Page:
Ghee - which is more economical?

Making your own with your favorite store-bought butter, or biting the bullet & forking over $$$ for store-bought ghee?

If you make your own, do you have a preference for a particular butter?


Making your own is always better and cheaper!
Since you lose about a quarter of the Volume, I balance Quality and Price.
Last time Costco had Organic Butter on Sale I bought a few Pounds for making Ghee in addition to the Butter I regularly use.


If you factor in time and cost of energy (either electricity or gas, or both), it’s definitely more economical to buy, as opposed to make.


Yeah, that’s what I was thinking. I also don’t use it a lot, so it would last quite a bit @casa lingua.

If you are storing it for a long Time refrigerate it.

1 Like

Alas, no Costco in these parts, and as I mentioned I don’t use it all that often. Maybe over the holidays when I’m bored & have some time on my hands :slight_smile:

It is super easy to do. Like making Beurre Noisette just a little less.

1 Like

Unsalted, right?

You get a better Yield from Unsalted

1 Like

I make my own, using a good quality, unsalted butter that I pick up in bulk when on sale. It’s really no big deal, the butter just cooks on the back burner while I do other things. I like to let mine caramelize a bit because I like the rich flavour. Cost wise, it’s about half the price when done this way.


I have not compared the financial cost, but I use it a few times a week and I buy. Usually this one.


I just picked up this jar at the Turkish store near us. It’ll come in handy tonight :slight_smile:


1 Like

To make ghee (not just clarified butter) would cost much more than buying it where I live.

I have a strong preference for making my own. Land O’ Lakes is just fine, but if Plugra or President was on sale at BOGO, I’ll sometimes use one of those. Even when the price of butter hit its apex last year, it was still significantly cheaper to make it than to buy the premade ghee. That (price apex) was also when I was making my own cultured butter and I made ghee with that a few times.

I really do think it tastes better made at home, but caveat, I’ve only ever bought 2 pre-made, so maybe it was just luck of the draw that those brands were not very good.

But I also love the nutty flavored toasted protein/milk solids bits. For a pound of butter, I’ll leave 1-2 Tbs ghee still in the pan and refrigerate it mixed in with the toasted bits. Try some of this in the pan with other butter or oil when making any kind of eggs. I’ll also scoop out a spoonful and toss it in a pan sautéing some veggies, and stuff like gyro meat. Any fairly low-temp cooking where you want an umami punch. Just back off on the usual salt dosing if you used salted butter, because very little salt (if any) stays with the fat and ends up concentrated in the toasty milk solids.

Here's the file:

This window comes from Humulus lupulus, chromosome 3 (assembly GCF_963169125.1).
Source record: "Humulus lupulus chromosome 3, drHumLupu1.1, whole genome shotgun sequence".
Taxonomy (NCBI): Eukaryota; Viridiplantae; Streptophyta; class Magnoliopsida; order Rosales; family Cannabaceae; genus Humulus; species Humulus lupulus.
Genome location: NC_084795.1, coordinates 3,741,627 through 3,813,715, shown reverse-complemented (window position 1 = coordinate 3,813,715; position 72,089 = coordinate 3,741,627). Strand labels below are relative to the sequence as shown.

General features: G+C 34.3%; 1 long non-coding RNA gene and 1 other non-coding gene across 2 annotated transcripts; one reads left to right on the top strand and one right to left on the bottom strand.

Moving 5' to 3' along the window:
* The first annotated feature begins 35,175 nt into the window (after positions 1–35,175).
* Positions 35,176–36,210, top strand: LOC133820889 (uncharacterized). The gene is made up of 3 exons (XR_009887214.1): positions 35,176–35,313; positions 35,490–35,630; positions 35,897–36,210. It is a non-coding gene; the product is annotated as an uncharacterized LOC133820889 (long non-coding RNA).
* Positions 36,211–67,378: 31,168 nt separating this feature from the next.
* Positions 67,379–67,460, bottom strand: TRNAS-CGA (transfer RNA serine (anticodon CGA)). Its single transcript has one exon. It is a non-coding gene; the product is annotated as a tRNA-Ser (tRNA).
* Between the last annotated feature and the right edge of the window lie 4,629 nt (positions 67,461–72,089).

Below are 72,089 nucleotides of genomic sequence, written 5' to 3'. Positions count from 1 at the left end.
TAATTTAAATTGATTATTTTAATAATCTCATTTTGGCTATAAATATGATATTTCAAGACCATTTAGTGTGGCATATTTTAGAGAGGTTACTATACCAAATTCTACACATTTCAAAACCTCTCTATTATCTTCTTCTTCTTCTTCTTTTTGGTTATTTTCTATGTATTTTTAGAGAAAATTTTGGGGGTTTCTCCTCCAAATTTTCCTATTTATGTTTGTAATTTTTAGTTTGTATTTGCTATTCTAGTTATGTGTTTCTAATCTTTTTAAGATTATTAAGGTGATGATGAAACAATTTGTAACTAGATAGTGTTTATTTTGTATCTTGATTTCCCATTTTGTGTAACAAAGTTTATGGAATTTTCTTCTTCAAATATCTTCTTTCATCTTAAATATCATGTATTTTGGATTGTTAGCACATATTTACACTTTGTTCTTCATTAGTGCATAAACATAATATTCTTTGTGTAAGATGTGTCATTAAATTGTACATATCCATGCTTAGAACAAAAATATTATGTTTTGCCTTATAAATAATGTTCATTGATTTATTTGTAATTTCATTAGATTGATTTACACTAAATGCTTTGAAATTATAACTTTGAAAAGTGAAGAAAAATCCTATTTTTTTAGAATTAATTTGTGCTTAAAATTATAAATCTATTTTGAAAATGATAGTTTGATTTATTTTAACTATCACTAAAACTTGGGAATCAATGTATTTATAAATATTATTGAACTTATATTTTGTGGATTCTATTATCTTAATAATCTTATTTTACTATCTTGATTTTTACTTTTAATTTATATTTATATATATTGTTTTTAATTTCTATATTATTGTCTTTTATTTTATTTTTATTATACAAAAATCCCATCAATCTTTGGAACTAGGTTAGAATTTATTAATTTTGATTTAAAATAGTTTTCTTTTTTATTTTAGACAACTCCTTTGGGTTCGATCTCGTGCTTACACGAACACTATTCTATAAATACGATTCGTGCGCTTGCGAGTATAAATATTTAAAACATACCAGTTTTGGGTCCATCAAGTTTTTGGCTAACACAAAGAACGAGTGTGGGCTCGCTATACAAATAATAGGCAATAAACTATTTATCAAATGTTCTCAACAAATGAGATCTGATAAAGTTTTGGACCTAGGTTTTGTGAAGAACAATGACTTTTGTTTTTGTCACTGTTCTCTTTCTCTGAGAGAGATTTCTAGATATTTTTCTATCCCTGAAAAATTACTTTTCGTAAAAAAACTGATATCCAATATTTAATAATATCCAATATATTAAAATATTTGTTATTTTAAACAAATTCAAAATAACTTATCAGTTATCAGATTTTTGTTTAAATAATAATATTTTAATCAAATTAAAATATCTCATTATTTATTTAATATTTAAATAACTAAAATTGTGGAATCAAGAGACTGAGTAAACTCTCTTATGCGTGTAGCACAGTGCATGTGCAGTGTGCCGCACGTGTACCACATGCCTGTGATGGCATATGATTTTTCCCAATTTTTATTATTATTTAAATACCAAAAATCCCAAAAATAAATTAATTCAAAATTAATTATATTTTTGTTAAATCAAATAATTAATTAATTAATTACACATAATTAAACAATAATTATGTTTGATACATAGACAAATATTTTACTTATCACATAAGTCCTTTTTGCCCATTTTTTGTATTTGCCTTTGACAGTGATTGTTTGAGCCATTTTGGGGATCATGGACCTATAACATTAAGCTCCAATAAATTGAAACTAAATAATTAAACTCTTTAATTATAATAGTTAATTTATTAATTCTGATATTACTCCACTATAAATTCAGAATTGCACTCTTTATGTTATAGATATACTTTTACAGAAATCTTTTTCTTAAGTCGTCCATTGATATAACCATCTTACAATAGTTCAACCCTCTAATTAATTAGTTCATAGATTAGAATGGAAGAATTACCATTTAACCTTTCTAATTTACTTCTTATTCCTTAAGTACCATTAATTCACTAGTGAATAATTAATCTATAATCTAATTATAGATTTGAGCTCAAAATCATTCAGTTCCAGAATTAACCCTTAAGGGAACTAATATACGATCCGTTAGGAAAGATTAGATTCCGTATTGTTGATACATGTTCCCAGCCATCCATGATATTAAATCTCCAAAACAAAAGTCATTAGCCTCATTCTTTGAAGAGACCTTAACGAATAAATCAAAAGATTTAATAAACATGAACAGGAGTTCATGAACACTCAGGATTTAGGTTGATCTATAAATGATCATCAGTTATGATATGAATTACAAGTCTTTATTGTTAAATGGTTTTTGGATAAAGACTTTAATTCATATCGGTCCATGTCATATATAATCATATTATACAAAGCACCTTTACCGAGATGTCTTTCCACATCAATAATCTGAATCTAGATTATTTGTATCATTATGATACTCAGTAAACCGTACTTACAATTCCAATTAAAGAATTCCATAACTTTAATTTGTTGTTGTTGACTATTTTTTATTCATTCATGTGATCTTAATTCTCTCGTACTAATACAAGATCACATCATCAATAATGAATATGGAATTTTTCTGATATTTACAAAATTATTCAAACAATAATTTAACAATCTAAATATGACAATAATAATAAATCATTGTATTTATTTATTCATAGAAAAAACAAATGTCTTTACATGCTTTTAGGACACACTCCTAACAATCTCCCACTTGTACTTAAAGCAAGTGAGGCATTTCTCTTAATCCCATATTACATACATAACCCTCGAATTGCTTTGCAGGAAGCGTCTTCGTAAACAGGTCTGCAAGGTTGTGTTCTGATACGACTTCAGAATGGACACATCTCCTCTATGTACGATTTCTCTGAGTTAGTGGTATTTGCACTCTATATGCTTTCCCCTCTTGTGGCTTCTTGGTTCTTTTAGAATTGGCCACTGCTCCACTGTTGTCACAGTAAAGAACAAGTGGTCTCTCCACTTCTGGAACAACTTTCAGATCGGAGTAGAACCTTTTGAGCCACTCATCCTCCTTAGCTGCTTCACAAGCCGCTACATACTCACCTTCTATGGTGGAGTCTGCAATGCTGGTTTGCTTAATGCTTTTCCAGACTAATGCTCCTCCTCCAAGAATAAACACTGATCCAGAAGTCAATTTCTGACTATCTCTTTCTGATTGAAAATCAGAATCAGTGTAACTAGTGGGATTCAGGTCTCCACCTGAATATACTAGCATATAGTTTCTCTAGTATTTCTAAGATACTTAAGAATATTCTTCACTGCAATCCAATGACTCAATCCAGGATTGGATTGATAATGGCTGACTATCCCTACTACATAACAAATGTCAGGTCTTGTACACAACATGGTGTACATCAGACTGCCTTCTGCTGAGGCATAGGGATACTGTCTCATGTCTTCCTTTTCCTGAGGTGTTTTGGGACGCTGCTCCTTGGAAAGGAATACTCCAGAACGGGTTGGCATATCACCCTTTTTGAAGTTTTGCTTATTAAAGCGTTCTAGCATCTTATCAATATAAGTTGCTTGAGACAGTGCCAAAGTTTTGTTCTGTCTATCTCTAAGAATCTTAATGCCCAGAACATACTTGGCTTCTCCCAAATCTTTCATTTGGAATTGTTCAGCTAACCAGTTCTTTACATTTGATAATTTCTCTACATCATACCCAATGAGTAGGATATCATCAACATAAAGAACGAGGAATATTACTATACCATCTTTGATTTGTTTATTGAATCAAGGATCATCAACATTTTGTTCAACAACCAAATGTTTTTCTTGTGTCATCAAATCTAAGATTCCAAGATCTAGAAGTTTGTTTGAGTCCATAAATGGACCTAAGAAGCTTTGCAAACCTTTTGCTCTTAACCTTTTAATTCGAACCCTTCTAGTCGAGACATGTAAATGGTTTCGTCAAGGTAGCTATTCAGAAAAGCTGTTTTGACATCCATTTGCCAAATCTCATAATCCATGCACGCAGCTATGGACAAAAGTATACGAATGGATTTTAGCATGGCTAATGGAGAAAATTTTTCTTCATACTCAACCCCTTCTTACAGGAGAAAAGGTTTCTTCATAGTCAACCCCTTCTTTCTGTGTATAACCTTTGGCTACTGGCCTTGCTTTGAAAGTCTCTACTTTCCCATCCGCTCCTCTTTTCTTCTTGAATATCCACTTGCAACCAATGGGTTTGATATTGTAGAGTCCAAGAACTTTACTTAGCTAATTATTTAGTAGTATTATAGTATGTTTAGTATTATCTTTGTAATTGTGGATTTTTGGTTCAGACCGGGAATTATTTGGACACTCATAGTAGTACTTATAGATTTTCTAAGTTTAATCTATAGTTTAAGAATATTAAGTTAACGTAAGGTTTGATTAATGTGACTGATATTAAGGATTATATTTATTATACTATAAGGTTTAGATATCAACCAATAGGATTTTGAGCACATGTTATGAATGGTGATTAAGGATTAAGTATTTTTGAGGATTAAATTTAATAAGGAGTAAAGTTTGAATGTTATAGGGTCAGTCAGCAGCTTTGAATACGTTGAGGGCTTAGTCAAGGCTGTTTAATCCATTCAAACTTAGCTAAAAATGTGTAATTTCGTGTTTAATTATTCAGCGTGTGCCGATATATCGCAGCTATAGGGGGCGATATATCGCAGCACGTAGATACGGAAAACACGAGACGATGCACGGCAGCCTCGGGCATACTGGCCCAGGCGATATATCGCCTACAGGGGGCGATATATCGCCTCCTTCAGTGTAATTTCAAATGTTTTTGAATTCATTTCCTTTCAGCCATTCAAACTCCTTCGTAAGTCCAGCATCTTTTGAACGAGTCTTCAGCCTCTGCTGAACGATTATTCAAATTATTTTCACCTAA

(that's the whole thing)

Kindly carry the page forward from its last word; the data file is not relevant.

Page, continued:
Likely depends on where you live. I just did a quick check online at Kroger here and the ghee per 13 oz is double the cost of butter per pound, and as high as $16.50/13 oz for the one @shrinkrap posted.

I don’t think it takes me more than a therm or maybe 2 of gas, and I don’t value my time that highly (being retired I no longer charge per hr :slight_smile: ). Plus the actual active time involved is just a few minutes.

1 Like

Don’t forget the cost of the container used to store homemade ghee.

Yes, you can eventually reuse it, but it’s still a cost.

And store bought ghee provides a “free” container of sorts, most of the time they are glass and quite nice to resuse. Especially to store homemade ghee.

1 Like

What ghee I use, I make myself. I’ve not thought much about end price comparison, but I have a general sense from behind the shopping cart that pre-prepared, jarred ghee is quite expensive, gram for gram.

1 Like

Hahaha. Until I got to your last paragraph, I was thinking “Now you’re REALLY reaching, Dude!”.

But yeah I do re-use one of the couple of store-bought containers for whatever (jams, sauces, sometimes ghee). Not sure what happened to the other one. A daughter probably stole it.

Mostly though I use a wider glass tub because I keep it in the fridge, and am more breaking off chunks with a paring knife than I am scooping out with a spoon like I could if I kept it RT.

1 Like

Really? Where/Why?

Cultured butter is expensive where I live. The Asian grocery stores in my area carry ghee that’s made from cultured butter.

Also, I believe that many people on this thread hold the misconception that ghee is simply clarified butter. Ghee is browned butter that is clarified. Browning butter evaporates the water which loses volume.

The jar of ghee in my refrigerator cost $11.99 for 21 ounces/600 grams. Enough cultured butter to yield that volume of ghee would cost much more.

1 Like

That’s a good point. I would add that for me it is as much acceptance as misconception. While I agree it sounds like it would take very little to have the true, real thing, I find for me, all the very little things add up, and sometimes, typically for a piece of protein, occasionally a vegetable, I accept good enough. :neutral_face:

I will certainly give the difference some thought going forward. I know when I am baking, (which is rare for me,) I would definitely take the extra step for browned butter.

I also moved my store bought ghee to the refrigerator.